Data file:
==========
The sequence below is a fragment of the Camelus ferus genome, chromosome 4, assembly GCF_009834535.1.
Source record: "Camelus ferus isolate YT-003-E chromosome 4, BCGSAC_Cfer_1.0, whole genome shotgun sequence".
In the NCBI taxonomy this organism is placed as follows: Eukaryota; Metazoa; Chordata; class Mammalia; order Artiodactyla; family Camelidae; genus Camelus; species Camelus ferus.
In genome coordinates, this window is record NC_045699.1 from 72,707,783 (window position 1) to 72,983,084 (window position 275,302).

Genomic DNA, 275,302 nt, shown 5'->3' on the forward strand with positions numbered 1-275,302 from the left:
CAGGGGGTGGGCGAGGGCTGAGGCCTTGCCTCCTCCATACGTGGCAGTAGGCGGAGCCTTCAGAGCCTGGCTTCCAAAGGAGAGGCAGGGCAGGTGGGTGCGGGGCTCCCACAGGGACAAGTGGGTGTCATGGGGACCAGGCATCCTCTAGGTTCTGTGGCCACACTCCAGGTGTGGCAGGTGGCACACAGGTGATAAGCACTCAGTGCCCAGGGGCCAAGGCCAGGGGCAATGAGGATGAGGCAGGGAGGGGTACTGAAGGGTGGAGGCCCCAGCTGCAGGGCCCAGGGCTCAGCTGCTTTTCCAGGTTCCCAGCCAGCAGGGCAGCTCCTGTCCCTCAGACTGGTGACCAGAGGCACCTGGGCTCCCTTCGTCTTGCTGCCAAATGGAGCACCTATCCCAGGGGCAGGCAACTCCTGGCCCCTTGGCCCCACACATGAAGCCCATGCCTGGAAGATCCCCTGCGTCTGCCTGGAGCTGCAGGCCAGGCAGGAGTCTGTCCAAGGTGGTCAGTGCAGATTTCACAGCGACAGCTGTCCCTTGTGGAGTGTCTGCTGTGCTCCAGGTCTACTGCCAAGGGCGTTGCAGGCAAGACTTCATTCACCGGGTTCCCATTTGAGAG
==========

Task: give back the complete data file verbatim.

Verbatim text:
The sequence below is a fragment of the Camelus ferus genome, chromosome 4, assembly GCF_009834535.1.
Source record: "Camelus ferus isolate YT-003-E chromosome 4, BCGSAC_Cfer_1.0, whole genome shotgun sequence".
In the NCBI taxonomy this organism is placed as follows: Eukaryota; Metazoa; Chordata; class Mammalia; order Artiodactyla; family Camelidae; genus Camelus; species Camelus ferus.
In genome coordinates, this window is record NC_045699.1 from 72,707,783 (window position 1) to 72,983,084 (window position 275,302).

Genomic DNA, 275,302 nt, shown 5'->3' on the forward strand with positions numbered 1-275,302 from the left:
CAGGGGGTGGGCGAGGGCTGAGGCCTTGCCTCCTCCATACGTGGCAGTAGGCGGAGCCTTCAGAGCCTGGCTTCCAAAGGAGAGGCAGGGCAGGTGGGTGCGGGGCTCCCACAGGGACAAGTGGGTGTCATGGGGACCAGGCATCCTCTAGGTTCTGTGGCCACACTCCAGGTGTGGCAGGTGGCACACAGGTGATAAGCACTCAGTGCCCAGGGGCCAAGGCCAGGGGCAATGAGGATGAGGCAGGGAGGGGTACTGAAGGGTGGAGGCCCCAGCTGCAGGGCCCAGGGCTCAGCTGCTTTTCCAGGTTCCCAGCCAGCAGGGCAGCTCCTGTCCCTCAGACTGGTGACCAGAGGCACCTGGGCTCCCTTCGTCTTGCTGCCAAATGGAGCACCTATCCCAGGGGCAGGCAACTCCTGGCCCCTTGGCCCCACACATGAAGCCCATGCCTGGAAGATCCCCTGCGTCTGCCTGGAGCTGCAGGCCAGGCAGGAGTCTGTCCAAGGTGGTCAGTGCAGATTTCACAGCGACAGCTGTCCCTTGTGGAGTGTCTGCTGTGCTCCAGGTCTACTGCCAAGGGCGTTGCAGGCAAGACTTCATTCACCGGGTTCCCATTTGAGAG